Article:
Irish employers urged to introduce four-day working week for employees next year 1 month ago

Irish employers urged to introduce four-day working week for employees next year

The pilot includes business supports and advice that will help organisations explore flexible working.

A new pilot programme has been launched for employers to trial the effectiveness of a four-day working week.

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Under the pilot programme, employers will introduce a four-day week for their employees over a six-month period starting in January 2022.

Organised by the Four Day Week Ireland campaign, the pilot includes business supports and advice that will help organisations explore flexible working.

Also as part of the pilot, the Department of Enterprise, Trade and Employment and the Department of the Environment, Climate and Communications has announced they will fund a research partnership to assess the economic, social, and environmental impacts of a four-day working week in a specifically Irish context.

The researchers will examine the impact of a shorter working week on private sector companies and public sector employers as they pilot a four-day week over six months.

Up to €150,000 will be made available to support this research, which will explore the impact of a shorter working week on productivity, well-being, job satisfaction, environmental footprint and household division of labour.

Chairperson of the Four Day Week Ireland campaign Joe O’Connor said in a statement: “In the last year we have seen radical shifts in our working practices. More flexible ways of working are here to stay.

"This year has also given people a chance to reflect on what they value most and how they want to manage their working lives, and so now is absolutely the right time to rethink, review and change the way we do things, and move to a four-day week.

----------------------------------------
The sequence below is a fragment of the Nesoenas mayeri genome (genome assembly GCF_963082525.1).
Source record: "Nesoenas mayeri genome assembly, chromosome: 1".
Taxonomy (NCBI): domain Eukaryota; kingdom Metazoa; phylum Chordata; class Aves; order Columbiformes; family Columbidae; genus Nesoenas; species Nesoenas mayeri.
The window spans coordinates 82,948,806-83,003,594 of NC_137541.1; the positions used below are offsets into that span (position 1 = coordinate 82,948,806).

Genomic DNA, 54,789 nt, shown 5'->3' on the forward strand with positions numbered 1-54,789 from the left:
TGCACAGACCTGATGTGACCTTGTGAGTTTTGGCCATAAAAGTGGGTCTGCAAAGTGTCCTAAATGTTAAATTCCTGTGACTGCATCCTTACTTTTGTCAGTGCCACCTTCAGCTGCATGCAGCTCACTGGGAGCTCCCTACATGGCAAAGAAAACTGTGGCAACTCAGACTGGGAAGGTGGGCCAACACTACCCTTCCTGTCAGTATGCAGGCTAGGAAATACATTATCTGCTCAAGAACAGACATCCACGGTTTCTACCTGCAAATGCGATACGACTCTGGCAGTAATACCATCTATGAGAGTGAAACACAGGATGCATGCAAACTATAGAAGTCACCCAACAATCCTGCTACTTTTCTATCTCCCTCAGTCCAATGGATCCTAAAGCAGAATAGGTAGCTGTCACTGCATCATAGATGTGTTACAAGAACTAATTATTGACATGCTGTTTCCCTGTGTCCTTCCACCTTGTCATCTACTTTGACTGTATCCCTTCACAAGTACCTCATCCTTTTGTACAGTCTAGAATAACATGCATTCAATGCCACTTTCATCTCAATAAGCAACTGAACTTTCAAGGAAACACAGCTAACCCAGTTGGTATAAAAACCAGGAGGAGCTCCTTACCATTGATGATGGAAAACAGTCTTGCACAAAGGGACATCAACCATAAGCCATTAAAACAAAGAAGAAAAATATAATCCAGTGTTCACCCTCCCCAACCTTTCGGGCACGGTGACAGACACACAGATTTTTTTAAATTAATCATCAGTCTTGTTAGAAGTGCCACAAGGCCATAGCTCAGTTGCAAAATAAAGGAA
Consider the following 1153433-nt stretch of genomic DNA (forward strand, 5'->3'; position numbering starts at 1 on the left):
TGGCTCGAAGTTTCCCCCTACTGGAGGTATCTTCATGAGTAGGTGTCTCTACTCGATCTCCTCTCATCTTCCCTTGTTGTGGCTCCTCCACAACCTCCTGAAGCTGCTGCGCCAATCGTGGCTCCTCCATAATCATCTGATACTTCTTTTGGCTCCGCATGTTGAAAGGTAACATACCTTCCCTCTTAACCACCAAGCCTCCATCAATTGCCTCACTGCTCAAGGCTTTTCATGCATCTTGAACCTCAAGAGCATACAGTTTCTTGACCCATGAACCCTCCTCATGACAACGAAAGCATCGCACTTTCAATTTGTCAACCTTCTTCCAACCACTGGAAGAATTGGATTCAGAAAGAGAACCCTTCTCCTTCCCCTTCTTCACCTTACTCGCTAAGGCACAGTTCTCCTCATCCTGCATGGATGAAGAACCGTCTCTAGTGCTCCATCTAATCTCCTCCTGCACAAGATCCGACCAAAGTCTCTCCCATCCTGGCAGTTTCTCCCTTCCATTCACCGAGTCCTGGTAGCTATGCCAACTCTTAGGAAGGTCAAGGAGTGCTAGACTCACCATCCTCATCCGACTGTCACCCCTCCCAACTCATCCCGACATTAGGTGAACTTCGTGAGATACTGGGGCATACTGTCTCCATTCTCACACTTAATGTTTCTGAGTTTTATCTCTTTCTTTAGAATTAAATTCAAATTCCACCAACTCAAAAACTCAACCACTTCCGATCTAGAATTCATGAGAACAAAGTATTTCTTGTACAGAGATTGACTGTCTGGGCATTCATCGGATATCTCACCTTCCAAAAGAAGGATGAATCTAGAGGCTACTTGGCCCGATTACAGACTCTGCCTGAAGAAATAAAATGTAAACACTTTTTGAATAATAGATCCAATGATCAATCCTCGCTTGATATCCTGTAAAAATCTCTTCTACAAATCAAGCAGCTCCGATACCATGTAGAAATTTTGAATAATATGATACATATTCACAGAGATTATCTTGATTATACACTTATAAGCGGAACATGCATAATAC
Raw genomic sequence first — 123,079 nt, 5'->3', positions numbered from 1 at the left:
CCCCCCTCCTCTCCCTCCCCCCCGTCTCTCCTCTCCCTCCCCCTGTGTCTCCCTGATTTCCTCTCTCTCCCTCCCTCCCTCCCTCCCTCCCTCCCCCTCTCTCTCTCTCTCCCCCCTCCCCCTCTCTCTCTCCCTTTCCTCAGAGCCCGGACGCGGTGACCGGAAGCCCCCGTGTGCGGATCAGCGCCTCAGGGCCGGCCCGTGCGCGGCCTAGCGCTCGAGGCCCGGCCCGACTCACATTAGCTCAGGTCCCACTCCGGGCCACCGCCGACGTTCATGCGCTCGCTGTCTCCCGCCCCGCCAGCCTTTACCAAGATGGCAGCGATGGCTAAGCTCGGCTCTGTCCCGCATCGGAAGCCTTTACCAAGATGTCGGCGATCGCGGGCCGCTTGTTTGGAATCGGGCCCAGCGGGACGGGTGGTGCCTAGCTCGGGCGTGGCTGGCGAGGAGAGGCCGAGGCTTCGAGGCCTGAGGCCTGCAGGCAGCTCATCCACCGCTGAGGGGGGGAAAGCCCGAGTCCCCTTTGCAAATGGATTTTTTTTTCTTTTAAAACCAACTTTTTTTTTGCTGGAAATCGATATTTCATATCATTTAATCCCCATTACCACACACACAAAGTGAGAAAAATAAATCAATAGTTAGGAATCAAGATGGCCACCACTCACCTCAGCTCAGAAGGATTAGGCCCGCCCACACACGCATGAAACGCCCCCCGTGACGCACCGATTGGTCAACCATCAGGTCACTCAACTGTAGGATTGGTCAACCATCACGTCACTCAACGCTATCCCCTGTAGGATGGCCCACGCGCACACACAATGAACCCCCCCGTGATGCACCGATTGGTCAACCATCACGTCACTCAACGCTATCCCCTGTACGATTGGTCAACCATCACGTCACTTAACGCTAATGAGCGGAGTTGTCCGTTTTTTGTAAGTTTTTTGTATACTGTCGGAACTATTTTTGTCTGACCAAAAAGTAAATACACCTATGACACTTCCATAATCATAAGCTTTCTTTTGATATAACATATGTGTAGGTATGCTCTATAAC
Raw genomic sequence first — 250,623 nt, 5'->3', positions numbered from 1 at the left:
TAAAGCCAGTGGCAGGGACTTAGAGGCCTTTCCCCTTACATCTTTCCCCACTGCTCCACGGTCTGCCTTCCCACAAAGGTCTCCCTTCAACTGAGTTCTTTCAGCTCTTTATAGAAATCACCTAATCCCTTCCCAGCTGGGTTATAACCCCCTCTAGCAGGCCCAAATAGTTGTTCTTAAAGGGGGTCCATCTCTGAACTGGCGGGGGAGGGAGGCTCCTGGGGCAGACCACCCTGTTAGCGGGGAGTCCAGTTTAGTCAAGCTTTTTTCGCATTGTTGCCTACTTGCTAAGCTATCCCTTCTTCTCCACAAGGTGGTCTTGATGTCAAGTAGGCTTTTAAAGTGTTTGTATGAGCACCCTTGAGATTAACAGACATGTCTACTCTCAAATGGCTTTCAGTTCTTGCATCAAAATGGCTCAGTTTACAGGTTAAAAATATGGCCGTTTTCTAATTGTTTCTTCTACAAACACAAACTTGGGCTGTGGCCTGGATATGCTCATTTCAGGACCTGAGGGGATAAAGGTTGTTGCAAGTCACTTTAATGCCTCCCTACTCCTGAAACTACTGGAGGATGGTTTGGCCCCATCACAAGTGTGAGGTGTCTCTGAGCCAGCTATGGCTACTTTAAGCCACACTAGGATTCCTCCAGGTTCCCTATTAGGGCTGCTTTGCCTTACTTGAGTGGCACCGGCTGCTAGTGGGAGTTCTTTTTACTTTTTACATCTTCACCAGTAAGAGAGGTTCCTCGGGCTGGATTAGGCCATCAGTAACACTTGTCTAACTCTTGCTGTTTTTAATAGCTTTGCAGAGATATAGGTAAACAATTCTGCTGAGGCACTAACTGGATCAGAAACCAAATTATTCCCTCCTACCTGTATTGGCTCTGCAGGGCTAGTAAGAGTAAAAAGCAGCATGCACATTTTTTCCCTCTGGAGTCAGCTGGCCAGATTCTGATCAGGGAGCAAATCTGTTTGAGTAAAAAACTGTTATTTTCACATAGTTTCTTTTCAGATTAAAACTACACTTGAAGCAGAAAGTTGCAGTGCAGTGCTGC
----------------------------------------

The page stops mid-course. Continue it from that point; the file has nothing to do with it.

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"We know from international research that a shorter working week doesn’t mean a loss in productivity – in many cases, it is the opposite.

"Employers who have already introduced a four-day week have found that a shorter working week can benefit their employees physical and mental health, as well as bringing broader benefits to society, including by reducing carbon emissions and supporting gender equality."

Tánaiste Leo Varadkar also said on the topic: "It’s too early to say whether a four-day working week could work in Ireland. The idea is ambitious, to achieve the same outcomes and productivity, for the same pay with 20% fewer hours worked.

"I can see how that might work for some roles but it’s hard to see how it would work in others particularly in health, education and manufacturing for example.

"But we need to keep an open mind when it comes to innovations in the world of work. Ideas like annual leave, maternity and paternity leave and flexitime were once seen to be radical and are now the norm.

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"This research being commissioned by the government will give us a much greater understanding of the potential of this idea and that’s why the department has agreed to co-sponsor it."

For more information about the four-day week pilot, see here.